“It’s true that in recent years the justice has been rightfully criticized for his ethically questionable actions,” argued Dean Obeidallah. “Pundits — me included — have been relentless in calling out Thomas’ ethical issues from accepting lavish gifts from GOP megadonor Harlan Crow to his refusal to recuse himself from cases related to the January 6 attack on the Capitol despite his wife Ginni’s personal efforts to help Trump overturn the 2020 election results.”

Clay Jones
Clay Jones

He urged Thomas to consider comedian John Oliver’s offer of a million dollars a year and a luxury RV if Thomas resigns from the court. But there’s no sign Thomas is heading in that direction. In fact, he made news on another front last week by writing the majority opinion in a case that upheld the funding of the Consumer Financial Protection Board, which has long been a target of some big businesses and conservatives.

Steve Vladeck wrote that the ruling didn’t come about because “Thomas has secretly become a liberal squish, but because the case only got to the Supreme Court because of a truly preposterous ruling by the Fifth Circuit — the court that hears all federal appeals from Louisiana, Mississippi and Texas.”

“Instead, the real headline from Thursday is not that the Supreme Court is more ‘moderate’ than its critics often claim; it’s that there’s a court of appeals that is even more extreme — not just in this case, but in 10 other cases the Supreme Court will decide this term.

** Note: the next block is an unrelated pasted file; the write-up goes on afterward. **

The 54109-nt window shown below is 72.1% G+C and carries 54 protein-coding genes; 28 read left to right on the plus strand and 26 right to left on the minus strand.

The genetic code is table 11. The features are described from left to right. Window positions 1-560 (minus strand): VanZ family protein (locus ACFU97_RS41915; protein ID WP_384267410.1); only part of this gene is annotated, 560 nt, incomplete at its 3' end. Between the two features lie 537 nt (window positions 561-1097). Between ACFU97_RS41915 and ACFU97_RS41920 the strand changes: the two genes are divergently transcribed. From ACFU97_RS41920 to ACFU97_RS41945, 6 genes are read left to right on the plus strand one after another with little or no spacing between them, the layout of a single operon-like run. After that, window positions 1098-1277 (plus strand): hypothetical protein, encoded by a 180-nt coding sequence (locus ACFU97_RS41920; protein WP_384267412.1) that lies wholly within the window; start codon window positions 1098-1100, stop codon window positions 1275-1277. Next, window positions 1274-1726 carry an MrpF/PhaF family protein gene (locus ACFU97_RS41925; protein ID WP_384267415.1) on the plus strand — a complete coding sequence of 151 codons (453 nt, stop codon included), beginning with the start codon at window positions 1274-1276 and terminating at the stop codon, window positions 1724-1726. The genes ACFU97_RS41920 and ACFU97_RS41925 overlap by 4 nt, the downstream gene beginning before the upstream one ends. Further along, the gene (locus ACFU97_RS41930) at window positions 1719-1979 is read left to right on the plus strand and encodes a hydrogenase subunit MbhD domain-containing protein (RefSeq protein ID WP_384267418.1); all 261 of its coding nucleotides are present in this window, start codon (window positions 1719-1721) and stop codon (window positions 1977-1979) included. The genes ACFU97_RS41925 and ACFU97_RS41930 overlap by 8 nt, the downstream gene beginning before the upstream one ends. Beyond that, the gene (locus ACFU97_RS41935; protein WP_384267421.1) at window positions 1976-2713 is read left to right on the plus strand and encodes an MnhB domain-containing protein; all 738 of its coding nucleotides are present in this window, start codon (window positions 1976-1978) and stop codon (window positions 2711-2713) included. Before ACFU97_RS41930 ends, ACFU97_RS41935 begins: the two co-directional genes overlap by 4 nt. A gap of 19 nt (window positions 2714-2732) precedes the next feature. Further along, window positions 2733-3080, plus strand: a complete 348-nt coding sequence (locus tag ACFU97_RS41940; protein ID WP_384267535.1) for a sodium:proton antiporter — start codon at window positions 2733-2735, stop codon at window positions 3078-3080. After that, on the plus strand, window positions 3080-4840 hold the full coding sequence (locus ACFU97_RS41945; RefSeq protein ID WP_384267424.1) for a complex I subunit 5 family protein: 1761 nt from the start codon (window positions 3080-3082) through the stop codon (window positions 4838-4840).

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The Red Portrait

Artist Jonathan Yeo and King Charles III stand in front of the portrait as it is unveiled at Buckingham Palace on May 14. - Aaron Chown/WPA Pool/Getty Images
Artist Jonathan Yeo and King Charles III stand in front of the portrait as it is unveiled at Buckingham Palace on May 14. - Aaron Chown/WPA Pool/Getty Images

Don’t even think about the Red Wedding on “Game of Thrones.” It only shares a color with the portrait of King Charles III that was unveiled last week.

“Nothing about the portrait has garnered nearly so much comment as its dominant color,” Holly Thomas observed. “One commentator on the Royal Family’s official Instagram feed remarked that it looked as though the King was ‘burning in hell,’ while another said it gives the impression that he ‘has a lot of blood on his hands.’ One less earnest observer wrote, ‘Tampax the third,’ perhaps in reference to one of the King’s more embarrassing appearances in the British press.”

“Intriguing though these insights are, the first thing I noticed about the painting wasn’t its menstrual overtones, but what they obscured,” wrote Thomas. “The King’s body is almost entirely opaque. He’s fading into the background, the outline of his ceremonial uniform blurred out of focus. It’s a fitting representation of a man once known for choleric asides, now obliged by his elevated role to keep his personal feelings private. He’s withdrawn, but his aristocratic silhouette remains. … his gaze remains clear, the expression instantly recognizable.”

Note: This article has been updated to clarify that Michael Cohen was called as a witness to provide direct evidence to support the prosecution’s case.